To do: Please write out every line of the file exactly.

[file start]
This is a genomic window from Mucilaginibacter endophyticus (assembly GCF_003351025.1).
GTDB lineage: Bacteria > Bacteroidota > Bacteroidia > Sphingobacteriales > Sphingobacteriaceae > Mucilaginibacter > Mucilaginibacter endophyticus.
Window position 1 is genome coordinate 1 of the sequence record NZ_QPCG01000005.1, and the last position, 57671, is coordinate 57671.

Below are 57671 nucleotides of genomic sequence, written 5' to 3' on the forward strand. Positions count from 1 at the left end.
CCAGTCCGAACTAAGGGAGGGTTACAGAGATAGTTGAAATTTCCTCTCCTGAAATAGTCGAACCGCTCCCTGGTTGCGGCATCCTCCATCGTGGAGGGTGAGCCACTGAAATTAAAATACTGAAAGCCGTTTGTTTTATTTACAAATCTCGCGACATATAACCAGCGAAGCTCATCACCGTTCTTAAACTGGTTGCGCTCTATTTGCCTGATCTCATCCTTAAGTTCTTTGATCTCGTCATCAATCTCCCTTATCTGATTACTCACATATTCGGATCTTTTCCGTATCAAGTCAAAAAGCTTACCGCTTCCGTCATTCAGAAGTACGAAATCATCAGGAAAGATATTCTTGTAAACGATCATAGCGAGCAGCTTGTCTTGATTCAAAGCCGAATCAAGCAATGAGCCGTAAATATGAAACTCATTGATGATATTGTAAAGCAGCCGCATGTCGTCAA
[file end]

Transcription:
This is a genomic window from Mucilaginibacter endophyticus (assembly GCF_003351025.1).
GTDB lineage: Bacteria > Bacteroidota > Bacteroidia > Sphingobacteriales > Sphingobacteriaceae > Mucilaginibacter > Mucilaginibacter endophyticus.
Window position 1 is genome coordinate 1 of the sequence record NZ_QPCG01000005.1, and the last position, 57671, is coordinate 57671.

Below are 57671 nucleotides of genomic sequence, written 5' to 3' on the forward strand. Positions count from 1 at the left end.
CCAGTCCGAACTAAGGGAGGGTTACAGAGATAGTTGAAATTTCCTCTCCTGAAATAGTCGAACCGCTCCCTGGTTGCGGCATCCTCCATCGTGGAGGGTGAGCCACTGAAATTAAAATACTGAAAGCCGTTTGTTTTATTTACAAATCTCGCGACATATAACCAGCGAAGCTCATCACCGTTCTTAAACTGGTTGCGCTCTATTTGCCTGATCTCATCCTTAAGTTCTTTGATCTCGTCATCAATCTCCCTTATCTGATTACTCACATATTCGGATCTTTTCCGTATCAAGTCAAAAAGCTTACCGCTTCCGTCATTCAGAAGTACGAAATCATCAGGAAAGATATTCTTGTAAACGATCATAGCGAGCAGCTTGTCTTGATTCAAAGCCGAATCAAGCAATGAGCCGTAAATATGAAACTCATTGATGATATTGTAAAGCAGCCGCATGTCGTCAA